Mandatory vaccinations? May not be justified right now, bioethicist says

A Western University expert on medical ethics says mandatory COVID-19 vaccinations for the general public are unlikely to be justified ethically right now, because it's not clear such a policy would reduce the number of infections or deaths.
An infectious diseases expert in Japan believes vaccinating 50-70 per cent of the general public should be "a prerequisite" to safely hold the Olympics in July. So far, fewer than 1 per cent have been given the jab. (Yoshikazu Tsuno/Pool/Getty Images)

A Western University expert on medical ethics says mandatory COVID-19 vaccinations for the general public are unlikely to be ethically justified right now, because it's not clear such a policy would reduce the number of infections or deaths. Also, the limits on vaccine supply also make mandatory vaccinations ethically problematic. 

In a policy brief published for the World Health Organization, bioethicist and assistant professor Maxwell Smith wrangles with the thorny issue of mandatory immunization, in an effort to give guidance to governments. Smith, a member of Ontario's vaccination task force, said mandatory vaccine orders are not uncommon, although they don't typically include criminal punishments for those who opt not to get a shot.

What's more common are rules that restrict access to things like schooling, health care or certain types of employment for those who choose to not get vaccinated. So far, governments in Canada have ruled out compelling all citizens to get a shot, though some employers have considered making shots mandatory for certain workplaces, such as long-term care homes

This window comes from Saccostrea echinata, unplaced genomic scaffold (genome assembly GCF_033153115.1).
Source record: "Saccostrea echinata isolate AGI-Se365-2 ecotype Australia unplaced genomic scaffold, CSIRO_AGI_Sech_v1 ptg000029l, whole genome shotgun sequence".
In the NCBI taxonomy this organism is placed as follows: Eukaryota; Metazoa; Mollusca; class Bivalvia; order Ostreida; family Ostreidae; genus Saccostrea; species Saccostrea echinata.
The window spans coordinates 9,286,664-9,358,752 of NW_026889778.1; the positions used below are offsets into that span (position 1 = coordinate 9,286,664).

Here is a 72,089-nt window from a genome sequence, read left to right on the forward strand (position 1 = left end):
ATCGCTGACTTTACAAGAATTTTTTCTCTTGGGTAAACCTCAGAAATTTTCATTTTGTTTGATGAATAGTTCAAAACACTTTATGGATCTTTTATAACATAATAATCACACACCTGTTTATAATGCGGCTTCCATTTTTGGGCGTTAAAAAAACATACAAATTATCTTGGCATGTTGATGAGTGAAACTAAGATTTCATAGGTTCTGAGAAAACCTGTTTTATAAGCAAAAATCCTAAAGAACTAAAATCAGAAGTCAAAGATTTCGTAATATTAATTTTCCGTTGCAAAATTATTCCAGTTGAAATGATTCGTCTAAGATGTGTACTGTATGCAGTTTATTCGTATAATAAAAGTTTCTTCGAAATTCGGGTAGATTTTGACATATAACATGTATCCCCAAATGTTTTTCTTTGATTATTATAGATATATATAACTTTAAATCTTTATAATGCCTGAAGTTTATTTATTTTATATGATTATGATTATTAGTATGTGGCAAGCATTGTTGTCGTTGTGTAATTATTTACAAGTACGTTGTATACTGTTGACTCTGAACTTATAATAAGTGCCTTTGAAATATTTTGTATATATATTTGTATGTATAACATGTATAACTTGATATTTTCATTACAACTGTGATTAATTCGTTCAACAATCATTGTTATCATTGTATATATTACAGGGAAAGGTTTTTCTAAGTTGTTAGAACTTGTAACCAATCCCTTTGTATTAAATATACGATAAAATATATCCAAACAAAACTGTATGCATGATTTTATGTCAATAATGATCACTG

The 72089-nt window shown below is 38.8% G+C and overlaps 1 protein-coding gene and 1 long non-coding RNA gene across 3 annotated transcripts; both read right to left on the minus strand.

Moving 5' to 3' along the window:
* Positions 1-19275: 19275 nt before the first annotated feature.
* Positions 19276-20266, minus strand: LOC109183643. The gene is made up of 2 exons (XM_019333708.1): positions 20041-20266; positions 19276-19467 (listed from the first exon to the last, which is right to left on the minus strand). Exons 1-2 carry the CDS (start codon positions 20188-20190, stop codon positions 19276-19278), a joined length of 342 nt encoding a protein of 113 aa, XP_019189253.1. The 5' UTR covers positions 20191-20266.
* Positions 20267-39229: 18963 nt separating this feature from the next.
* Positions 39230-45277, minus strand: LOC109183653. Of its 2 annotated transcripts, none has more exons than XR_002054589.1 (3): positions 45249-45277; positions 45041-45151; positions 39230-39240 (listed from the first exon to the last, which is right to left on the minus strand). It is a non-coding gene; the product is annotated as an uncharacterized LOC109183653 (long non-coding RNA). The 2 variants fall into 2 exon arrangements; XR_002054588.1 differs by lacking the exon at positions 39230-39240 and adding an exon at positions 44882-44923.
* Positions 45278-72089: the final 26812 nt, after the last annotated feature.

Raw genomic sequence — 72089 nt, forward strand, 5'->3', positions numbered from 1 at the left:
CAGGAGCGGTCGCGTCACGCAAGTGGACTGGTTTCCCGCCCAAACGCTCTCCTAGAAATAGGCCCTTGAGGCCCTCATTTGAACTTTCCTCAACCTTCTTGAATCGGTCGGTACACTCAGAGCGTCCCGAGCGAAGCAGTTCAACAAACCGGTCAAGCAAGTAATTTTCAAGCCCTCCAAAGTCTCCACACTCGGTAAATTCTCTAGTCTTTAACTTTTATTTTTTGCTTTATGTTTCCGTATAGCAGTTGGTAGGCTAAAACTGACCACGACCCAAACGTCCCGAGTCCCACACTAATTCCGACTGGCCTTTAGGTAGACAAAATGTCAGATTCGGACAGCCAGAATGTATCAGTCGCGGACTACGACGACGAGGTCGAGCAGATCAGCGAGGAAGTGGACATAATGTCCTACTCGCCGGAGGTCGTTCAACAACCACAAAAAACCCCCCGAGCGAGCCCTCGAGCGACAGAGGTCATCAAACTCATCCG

And while Smith argues such polices can be justified in certain situations, such as health-care settings, it's important to first consider the consequences "including if this could threaten public trust or lead to reductions in our already overwhelmed health workforce."

Smith lays out some guiding principles to consider when weighing whether to make vaccinations mandatory.

He said any mandatory vaccination order has to:

  • Be directed to a specific and important health-care goal, and if that goal can be achieved through less coercive methods — such as education — then mandatory immunization isn't ethically justified.
  • Come with strong evidence that the vaccine is safe and effective.
  • Happen in an environment of sufficient supply (which is lacking right now).
  • Weighed with consideration given to the overall effect on public trust. Without this, Smith says a mandate order could actually reduce participation. 
  • Happen only after a transparent decision-making process with care taken to respect the rights and views of different groups so as to not "discriminate or disproportionately disadvantage vulnerable populations."

In laying out its vaccine plan, the Ontario government gave the first priority to seniors in long-term care, where the disease has caused the most deaths. From there, other groups have been prioritized, including those with underlying health conditions, Indigenous populations and front-line health-care workers. 

'No clear way' to do this

Smith said while these prioritizations can be ethically justified, it's never easy to place priority on one group over another. 

"There's no clear way to do any of this," he said in an interview with CBC News. "When you're dealing with a scarce resource, when you do prioritize one group, that means another group won't be prioritized so there's always going to be debate and controversy about these decisions. And I don't think anyone is doing their job if they're not struggling with that all of the time." 

Trying to achieve fairness means putting the focus on those most at-risk for "negative health outcomes" when establishing the priority, Smith said. 

"What 'fair' really means in this scenario is to look provincially at the populations that are at greatest risk of severe disease, hospitalization and death and among those groups make sure you have an equal chance at becoming vaccinated."


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